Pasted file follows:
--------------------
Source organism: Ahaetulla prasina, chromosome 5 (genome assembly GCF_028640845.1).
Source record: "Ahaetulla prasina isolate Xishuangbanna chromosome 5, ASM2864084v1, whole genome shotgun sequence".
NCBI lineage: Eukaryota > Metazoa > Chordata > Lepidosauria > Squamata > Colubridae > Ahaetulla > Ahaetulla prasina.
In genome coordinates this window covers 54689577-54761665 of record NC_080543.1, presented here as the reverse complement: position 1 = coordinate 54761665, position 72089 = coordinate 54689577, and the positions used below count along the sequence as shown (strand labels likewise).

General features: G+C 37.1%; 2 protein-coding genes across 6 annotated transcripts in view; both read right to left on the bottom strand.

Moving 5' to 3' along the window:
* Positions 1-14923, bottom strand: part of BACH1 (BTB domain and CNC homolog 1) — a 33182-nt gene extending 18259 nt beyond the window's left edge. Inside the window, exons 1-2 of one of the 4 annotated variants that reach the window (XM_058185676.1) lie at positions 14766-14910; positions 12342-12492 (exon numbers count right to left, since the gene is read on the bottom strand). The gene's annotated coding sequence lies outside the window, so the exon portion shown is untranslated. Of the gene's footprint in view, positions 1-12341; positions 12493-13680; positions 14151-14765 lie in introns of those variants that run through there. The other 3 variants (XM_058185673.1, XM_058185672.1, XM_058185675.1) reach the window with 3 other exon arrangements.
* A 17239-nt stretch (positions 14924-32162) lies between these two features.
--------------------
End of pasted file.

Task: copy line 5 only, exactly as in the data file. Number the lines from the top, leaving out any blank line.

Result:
General features: G+C 37.1%; 2 protein-coding genes across 6 annotated transcripts in view; both read right to left on the bottom strand.